of necessity, lead to simi'ar organizations of
. the other, for self-preservation. You are the
head of the conservators of the peace of South
Carolina; and* if it be true, which I am reluc?
tant to credit, that your Excellency is counte?
nancing 8"oh organizations, I admonish you
that you are "sowing" for the negro "the
wind" of which be "will reap the whirlwind."
The conservative influences which have been
hitherto exercised in the interests of peace by
the officers of the late Confederate army, and
other patriotic citizens, will be powerless to
keep that peace, if this course of preparation
for bloodshed be not arrested. The responsi
. bili ty for its breach will rest alone on the
, ' '''heads of the deluded negroes and their ad?
.Believing that you cannot be indifferent to
. . the impending dangers, I send you (bis com?
munication, with the hope that you w ill at once
exercise the weight of your position and influ
. ence to arrest this tendency to anarchy and
When a war of races shall be inaugurated, it
requires no prophet to pr diet the result.
However a few may feel otherwise, white men
will, in general, sympathize with their own
race, and the black man must go down. The
white men of. this State, with rare exceptions,
: you must have perceived, have no hostility to
The negro behaved well during the war. and,
in the main, since, wben remove J from tue in?
fluence of the emissaries who have played up
. on his credulity and prejudices. But if se?
duced into opposing, with arms, Democratic
success in the approaching Presidential elec
: tion, or if for other reasons he shall thus se?
cretly organize, to forcibly control the whites,
a storm wfll be raised that will not easily be
-1 say to you in all soberness and truth, that
the African can never thu? tyrannize over the
Angle-Saxon in this country. The people of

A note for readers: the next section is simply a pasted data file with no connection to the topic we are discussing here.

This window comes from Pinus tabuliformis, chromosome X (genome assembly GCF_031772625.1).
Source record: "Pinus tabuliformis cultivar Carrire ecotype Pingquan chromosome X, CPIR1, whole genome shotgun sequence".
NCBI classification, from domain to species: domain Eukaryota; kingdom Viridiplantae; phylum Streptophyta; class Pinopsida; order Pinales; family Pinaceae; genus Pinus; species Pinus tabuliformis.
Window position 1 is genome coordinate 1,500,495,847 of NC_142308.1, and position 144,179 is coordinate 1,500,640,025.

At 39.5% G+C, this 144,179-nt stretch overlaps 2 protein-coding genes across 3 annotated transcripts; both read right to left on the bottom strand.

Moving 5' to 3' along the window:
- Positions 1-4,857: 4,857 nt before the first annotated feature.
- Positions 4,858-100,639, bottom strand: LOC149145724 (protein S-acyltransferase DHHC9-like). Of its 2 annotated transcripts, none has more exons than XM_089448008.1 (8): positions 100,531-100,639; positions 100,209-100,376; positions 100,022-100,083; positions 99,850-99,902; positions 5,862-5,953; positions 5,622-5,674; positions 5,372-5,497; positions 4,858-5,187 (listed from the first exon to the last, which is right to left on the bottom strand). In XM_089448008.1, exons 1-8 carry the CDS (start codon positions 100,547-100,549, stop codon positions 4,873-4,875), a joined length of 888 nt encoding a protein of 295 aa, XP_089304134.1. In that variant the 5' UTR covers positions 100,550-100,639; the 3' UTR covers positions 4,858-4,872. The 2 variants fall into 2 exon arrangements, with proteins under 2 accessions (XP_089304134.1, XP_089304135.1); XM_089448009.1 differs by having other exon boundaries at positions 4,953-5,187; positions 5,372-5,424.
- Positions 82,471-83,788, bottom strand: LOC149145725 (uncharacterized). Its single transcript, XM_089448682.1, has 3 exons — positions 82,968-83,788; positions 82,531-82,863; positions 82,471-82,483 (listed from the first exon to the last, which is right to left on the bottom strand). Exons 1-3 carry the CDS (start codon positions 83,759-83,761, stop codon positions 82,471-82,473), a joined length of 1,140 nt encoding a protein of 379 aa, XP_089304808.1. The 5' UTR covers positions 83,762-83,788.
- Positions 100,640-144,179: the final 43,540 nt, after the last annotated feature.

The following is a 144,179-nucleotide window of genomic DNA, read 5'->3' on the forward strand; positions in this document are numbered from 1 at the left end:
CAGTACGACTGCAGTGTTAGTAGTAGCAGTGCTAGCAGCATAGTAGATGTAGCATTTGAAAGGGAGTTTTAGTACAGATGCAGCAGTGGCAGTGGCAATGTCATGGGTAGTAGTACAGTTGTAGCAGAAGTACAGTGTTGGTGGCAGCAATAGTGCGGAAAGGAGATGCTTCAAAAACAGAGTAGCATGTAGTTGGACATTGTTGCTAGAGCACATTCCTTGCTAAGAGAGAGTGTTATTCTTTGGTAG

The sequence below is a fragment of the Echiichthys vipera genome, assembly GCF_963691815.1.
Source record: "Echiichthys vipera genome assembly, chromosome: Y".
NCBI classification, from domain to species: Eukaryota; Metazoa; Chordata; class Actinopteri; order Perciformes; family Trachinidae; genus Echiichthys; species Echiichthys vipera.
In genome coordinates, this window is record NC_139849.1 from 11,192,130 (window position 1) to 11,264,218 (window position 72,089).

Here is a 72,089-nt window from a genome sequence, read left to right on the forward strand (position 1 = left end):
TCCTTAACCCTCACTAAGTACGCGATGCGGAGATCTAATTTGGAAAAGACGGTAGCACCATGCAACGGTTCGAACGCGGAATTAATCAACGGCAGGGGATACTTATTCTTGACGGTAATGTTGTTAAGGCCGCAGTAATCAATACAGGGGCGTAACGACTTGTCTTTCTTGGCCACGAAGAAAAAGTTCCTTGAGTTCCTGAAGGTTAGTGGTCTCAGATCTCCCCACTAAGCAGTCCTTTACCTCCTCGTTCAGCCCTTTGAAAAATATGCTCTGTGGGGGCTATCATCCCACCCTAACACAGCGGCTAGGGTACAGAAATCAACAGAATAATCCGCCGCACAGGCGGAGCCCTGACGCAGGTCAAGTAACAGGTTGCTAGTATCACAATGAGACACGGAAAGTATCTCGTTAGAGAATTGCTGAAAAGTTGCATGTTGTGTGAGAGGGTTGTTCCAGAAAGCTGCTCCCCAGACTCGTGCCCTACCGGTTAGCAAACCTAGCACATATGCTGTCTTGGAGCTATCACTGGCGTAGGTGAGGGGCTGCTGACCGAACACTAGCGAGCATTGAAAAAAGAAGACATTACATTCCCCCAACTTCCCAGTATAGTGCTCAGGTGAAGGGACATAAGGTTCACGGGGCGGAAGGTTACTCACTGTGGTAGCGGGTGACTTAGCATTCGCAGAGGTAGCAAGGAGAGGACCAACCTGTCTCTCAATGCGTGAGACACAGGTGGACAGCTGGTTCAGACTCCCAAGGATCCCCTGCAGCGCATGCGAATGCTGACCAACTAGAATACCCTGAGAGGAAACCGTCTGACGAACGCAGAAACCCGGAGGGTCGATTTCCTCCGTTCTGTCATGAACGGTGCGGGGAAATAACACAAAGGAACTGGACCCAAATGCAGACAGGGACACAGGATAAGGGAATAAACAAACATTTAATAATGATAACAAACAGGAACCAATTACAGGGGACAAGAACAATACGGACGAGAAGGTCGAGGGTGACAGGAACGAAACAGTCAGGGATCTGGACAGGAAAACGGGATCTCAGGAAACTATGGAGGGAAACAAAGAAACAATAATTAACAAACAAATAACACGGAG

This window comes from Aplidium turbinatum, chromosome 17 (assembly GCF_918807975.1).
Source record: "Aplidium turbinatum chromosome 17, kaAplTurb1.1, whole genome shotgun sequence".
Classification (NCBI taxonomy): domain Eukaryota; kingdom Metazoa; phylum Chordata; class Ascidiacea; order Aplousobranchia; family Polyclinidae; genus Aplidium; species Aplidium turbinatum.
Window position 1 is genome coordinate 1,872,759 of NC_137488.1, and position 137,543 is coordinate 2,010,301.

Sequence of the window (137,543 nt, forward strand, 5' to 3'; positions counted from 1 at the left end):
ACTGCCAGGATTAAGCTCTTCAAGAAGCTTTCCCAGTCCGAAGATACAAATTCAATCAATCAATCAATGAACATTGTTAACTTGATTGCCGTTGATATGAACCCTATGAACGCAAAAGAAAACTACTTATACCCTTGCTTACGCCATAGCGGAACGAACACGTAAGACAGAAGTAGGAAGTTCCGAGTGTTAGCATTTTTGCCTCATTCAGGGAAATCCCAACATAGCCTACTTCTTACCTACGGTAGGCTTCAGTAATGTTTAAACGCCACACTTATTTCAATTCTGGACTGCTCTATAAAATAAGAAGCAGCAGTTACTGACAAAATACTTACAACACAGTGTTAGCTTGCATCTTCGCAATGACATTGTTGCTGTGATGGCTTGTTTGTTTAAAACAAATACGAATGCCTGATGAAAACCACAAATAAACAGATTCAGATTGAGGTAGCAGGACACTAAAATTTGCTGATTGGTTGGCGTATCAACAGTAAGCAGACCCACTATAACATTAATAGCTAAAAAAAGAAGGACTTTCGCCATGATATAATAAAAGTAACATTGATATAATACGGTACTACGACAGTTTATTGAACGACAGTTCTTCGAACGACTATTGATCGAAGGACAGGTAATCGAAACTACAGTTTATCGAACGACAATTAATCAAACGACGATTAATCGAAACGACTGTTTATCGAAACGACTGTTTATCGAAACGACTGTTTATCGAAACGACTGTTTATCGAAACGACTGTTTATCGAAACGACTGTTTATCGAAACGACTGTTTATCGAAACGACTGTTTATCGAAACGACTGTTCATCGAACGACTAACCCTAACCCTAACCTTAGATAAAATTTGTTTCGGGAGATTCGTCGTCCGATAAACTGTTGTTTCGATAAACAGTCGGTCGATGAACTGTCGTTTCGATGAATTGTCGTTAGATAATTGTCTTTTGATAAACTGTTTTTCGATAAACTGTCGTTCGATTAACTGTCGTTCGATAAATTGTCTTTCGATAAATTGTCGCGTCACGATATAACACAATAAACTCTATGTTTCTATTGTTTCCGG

this State, with few exceptions, have observed
. in good faith, even to the present moment, the
spirit of toe paroles given to our troops by
Generals Giant and Sherman, and will abide
the resulta.of all constitutional measures and
peaceful instrumentalities, bot will not quietly
submit tOv unauthorized and armed negro
lam, airv-very respectfully,
Your obedient servant,
M. L. BONHAM.
- STATE OP SOUTH CAROLINA, )
ExEcuirvE DEPABTMSNT, V
COLOMBIA, August 24,1868. )
Son. M. L. Bonham:
SIB-I have been directed by his Excellency
.. .the Governor to acknowledge toe receipt of I
your communication of the 19th instant, and
to state that the preservation of the peace and
I tranquillity of the State is the object of his
deepest solicitado.' Alf the influence he may
. possess, and whatever of power is confeired on
- bim. by the constitution and laws, shall be ex
: erted to discountenance and suppress illegal
' organizations, .and to. protest every citizen m
' the peaceful exercise of his personal and po?
litical rights, j In these efforts he hone? to
have the countenance and support of all law
abiding citizens, and especially of those whose
position and talents enable them to exercise a
. oommanding influence in shaping public
opinion. Very respectfully,
THC WAS LS SOUTH AaOBiCA-PABTIOTJLABS
O? IEE FALL or Hun AITA.-The following
particulars cf events preceding the evacuation
of the fortress cf Hum aita by the Paraguayans
are believed to be authentic: